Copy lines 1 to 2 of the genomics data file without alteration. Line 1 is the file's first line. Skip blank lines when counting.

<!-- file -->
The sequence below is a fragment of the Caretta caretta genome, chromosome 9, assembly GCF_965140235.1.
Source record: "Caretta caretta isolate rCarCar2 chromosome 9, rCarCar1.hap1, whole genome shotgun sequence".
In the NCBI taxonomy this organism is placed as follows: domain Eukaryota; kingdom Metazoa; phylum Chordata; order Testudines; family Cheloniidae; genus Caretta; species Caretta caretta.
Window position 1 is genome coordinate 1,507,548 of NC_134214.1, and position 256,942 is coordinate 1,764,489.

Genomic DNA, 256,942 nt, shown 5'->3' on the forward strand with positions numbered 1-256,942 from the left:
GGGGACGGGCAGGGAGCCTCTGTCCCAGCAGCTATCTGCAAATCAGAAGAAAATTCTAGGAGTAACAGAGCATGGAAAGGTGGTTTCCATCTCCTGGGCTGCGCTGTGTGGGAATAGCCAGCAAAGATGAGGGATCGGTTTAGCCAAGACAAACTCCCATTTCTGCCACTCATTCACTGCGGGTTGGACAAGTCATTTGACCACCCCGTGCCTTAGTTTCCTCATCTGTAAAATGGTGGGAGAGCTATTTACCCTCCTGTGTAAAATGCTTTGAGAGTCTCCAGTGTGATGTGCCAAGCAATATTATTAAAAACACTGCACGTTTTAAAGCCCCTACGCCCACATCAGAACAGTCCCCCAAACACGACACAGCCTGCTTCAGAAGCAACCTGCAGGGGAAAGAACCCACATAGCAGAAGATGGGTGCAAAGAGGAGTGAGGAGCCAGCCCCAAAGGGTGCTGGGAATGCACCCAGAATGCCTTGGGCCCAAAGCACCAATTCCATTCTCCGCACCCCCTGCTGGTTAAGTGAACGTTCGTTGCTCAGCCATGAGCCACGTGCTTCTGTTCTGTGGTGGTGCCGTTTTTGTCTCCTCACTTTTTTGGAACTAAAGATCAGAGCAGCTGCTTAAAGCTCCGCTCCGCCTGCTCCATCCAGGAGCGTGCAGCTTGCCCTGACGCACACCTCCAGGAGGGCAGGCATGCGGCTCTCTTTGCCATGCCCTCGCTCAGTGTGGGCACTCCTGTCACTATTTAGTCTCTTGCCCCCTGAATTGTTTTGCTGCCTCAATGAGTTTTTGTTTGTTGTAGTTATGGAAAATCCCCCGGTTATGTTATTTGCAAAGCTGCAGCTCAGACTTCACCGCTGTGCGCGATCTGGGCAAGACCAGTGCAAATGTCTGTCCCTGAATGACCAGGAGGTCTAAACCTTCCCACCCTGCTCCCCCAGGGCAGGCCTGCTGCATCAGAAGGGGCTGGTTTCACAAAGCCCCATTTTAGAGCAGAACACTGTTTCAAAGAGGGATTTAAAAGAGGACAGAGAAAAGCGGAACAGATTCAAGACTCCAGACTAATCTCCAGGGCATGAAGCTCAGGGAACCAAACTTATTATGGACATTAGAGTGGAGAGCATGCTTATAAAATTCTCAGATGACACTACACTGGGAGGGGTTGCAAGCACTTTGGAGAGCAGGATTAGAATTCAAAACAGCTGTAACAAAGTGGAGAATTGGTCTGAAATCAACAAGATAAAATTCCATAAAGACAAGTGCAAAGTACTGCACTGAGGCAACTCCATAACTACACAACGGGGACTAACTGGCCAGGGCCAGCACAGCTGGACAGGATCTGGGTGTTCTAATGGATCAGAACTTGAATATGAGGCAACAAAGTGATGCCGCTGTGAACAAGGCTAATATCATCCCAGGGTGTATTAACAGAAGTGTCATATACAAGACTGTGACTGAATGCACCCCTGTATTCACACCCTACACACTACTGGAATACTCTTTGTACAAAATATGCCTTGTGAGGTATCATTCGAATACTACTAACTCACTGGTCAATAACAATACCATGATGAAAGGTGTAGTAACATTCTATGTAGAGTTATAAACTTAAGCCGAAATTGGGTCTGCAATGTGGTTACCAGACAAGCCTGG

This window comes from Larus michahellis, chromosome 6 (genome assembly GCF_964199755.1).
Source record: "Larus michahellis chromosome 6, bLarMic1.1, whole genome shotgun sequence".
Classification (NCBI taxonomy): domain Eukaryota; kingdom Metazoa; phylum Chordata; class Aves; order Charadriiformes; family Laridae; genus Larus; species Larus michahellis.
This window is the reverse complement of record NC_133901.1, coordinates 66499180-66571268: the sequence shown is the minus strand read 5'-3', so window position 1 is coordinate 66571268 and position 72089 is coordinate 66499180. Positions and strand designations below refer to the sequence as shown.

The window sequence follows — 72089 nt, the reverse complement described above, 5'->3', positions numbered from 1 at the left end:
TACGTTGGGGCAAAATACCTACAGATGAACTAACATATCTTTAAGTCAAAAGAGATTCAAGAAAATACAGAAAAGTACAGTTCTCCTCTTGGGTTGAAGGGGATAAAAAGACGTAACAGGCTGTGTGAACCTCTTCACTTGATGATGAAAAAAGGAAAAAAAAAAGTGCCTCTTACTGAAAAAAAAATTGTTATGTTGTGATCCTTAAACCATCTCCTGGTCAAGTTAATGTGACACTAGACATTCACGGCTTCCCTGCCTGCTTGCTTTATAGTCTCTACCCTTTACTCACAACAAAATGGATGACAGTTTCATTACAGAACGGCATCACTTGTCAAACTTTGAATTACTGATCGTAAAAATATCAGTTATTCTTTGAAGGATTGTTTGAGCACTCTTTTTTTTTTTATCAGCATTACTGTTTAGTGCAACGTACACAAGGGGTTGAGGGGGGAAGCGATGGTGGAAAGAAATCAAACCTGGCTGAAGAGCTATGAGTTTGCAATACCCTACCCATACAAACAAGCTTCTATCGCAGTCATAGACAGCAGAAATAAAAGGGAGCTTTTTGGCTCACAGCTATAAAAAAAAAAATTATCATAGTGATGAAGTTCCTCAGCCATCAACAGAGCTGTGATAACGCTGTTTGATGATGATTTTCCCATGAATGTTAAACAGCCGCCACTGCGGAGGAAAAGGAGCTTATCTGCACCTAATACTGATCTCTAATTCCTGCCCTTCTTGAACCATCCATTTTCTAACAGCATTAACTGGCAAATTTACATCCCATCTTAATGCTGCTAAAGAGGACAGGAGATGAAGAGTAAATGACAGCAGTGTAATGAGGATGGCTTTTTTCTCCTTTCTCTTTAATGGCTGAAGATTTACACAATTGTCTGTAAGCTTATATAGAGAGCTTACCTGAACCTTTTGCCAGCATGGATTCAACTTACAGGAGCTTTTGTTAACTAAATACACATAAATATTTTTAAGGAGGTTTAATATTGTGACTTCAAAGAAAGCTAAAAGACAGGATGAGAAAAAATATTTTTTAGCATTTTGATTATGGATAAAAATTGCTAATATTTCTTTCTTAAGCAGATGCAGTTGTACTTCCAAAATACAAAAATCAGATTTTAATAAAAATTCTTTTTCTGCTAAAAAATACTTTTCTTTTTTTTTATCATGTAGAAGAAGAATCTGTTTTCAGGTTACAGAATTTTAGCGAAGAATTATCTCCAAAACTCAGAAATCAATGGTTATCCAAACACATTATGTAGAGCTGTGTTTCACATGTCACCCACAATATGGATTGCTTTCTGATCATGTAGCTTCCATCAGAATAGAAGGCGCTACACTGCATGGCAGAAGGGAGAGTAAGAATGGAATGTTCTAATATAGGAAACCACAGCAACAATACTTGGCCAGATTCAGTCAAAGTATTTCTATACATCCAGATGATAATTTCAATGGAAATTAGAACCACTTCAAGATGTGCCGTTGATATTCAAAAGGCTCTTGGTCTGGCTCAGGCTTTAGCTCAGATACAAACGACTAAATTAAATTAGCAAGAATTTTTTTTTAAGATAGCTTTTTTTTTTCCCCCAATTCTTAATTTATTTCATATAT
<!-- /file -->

The sequence below is a fragment of the Caretta caretta genome, chromosome 9, assembly GCF_965140235.1.
Source record: "Caretta caretta isolate rCarCar2 chromosome 9, rCarCar1.hap1, whole genome shotgun sequence".